The Queens Bus Network Redesign calls for the elimination of the Q53.
By Michael V. Cusenza
Borough residents will have even more opportunities to tell the Metropolitan Transportation Authority how they truly feel about the draft plan of the Queens Bus Network Redesign—wildly unpopular in these parts, thanks to its proposal to eliminate the Q53, among other drastic ideas—as the beleaguered agency has added more public outreach events to its itinerary.
Some of the new community meeting dates include:
- Tuesday, Feb. 11, 6-8 p.m. (presentation)
York College, Faculty Dining Room
94-20 Guy R. Brewer Blvd., Jamaica
- Wednesday, Feb. 12, 7 p.m. (presentation)
Kew Gardens Community Center
80-02 Kew Gardens Rd.
Ste. #202, Kew Gardens
- Wednesday, Feb. 12, 6:30-8:30 p.m. (presentation)
63-60 80th St., Middle Village
- Wednesday, Feb. 19, 6:30-8:30 p.m. (presentation)
65-30 Kissena Blvd., Flushing
- Thursday, March 12, 6:30-8:30 p.m. (workshop)
August Martin High School
156-10 Baisley Blvd., Jamaica
In December, the MTA released a draft plan to “dramatically” redraw the Queens Bus Network for the first time in 100 years.
Apparently, it is in desperate need of a thorough makeover. The current sluggish system is composed of 77 routes within a widespread network that has three centers in downtown Flushing, downtown Jamaica, and Long Island City. The average bus speed in The World’s Borough is 8.7 miles per hour, continuing an overall borough-wide slowdown since 2015, according to MTA New York City Transit. Roughly 52 percent of Queens’ 2.3 million residents rely on public transit for their daily commutes; 11 percent of those commuters rely solely on buses. More than 94 percent of Queens residents live within a five-minute walk of a bus stop. Bus stops in the borough are spaced very close together, leading to frequent bus stopping and longer commutes, MTA officials noted. Many stops are 500 to 1,000 feet apart, which, according to the MTA, is shorter than the average bus stop spacing system-wide and far closer than peer transit systems worldwide.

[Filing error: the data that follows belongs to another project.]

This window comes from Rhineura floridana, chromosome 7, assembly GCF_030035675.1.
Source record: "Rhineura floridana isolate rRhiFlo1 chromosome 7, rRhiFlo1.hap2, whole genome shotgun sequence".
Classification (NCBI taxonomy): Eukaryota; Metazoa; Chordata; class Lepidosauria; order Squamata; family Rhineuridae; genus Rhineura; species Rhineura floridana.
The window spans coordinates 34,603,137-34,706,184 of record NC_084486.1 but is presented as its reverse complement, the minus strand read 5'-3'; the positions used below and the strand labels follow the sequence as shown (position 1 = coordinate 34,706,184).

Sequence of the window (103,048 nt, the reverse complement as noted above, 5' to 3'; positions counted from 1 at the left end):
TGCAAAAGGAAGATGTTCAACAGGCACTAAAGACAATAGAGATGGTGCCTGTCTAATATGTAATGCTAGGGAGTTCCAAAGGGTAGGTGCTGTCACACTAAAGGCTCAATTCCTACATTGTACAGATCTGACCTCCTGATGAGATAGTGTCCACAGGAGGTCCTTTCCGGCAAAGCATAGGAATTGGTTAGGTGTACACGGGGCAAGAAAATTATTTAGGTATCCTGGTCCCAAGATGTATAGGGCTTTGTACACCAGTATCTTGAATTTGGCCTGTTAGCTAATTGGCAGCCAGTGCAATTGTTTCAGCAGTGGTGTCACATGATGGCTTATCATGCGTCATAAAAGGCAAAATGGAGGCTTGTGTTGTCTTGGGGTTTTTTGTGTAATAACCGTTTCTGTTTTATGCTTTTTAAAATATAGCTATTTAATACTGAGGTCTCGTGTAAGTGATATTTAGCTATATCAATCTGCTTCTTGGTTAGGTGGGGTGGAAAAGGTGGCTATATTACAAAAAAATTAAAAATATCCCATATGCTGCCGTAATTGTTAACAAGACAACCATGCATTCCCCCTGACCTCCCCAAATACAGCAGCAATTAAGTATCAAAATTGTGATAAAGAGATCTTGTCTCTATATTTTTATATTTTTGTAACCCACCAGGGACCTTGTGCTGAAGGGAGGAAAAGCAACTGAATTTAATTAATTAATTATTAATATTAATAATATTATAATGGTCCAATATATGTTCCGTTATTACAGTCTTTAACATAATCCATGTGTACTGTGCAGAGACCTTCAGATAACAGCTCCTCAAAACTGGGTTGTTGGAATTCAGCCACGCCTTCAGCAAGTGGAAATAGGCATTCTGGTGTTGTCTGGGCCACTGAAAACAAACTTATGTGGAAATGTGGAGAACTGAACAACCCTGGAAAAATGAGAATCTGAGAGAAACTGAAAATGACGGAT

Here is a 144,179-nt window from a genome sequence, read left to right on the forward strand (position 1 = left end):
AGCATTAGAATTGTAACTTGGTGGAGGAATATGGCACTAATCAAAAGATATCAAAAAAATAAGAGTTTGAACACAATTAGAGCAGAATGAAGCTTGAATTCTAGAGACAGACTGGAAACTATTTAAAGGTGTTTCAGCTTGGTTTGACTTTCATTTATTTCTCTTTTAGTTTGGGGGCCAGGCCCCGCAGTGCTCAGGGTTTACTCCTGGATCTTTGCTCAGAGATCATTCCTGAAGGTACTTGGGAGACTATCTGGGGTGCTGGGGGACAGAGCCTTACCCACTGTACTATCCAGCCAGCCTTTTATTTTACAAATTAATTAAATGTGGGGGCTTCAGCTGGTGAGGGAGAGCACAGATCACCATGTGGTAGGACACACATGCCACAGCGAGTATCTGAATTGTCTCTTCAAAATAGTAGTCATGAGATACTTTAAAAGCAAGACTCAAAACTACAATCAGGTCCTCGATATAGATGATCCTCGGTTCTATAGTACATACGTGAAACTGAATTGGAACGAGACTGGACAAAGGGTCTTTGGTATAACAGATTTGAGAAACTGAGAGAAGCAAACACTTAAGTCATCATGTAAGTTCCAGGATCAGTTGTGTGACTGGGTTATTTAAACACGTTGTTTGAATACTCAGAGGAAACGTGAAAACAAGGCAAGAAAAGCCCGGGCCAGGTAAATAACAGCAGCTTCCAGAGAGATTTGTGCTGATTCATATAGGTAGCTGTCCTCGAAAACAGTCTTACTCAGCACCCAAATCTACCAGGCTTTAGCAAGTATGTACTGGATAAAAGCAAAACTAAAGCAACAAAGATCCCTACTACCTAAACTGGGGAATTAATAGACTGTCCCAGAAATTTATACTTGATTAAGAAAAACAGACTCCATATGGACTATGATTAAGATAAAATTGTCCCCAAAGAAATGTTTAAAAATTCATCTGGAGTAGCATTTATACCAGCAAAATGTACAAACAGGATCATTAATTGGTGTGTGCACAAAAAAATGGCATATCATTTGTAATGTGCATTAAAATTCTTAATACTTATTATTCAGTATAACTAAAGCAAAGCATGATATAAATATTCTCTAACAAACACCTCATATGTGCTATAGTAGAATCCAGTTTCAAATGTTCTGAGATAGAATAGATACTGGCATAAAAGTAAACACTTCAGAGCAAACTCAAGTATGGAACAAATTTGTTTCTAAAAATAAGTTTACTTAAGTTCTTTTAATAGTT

The sweeping 432-page draft proposal, according to MTA officials, seeks to completely redraw the bus routes, which were mostly unchanged since they were converted from old trolley lines from the turn of the 20th century or consolidated from private bus companies that began serving Queens in the 1910s. Many of those companies served three central hubs in Queens, leading to three separate spoke-and-wheel networks to Flushing, Jamaica, and Long Island City that severely limited the coverage area.
The draft plan takes into consideration the service performance of each bus route, the speed, ridership and reliability on key corridors, and how individual routes contribute to the larger network. Recommendations were developed in collaboration with the City Department of Transportation, with focus given to identifying key corridors where roadway treatments and traffic signal improvements can be implemented to expand bus priority and better support sustainable, all-day bus service. The details of DOT’s proposed bus priority plan for Queens are included in the draft plan.
For more information on the proposal, visit new.mta.info/queensbusredesign.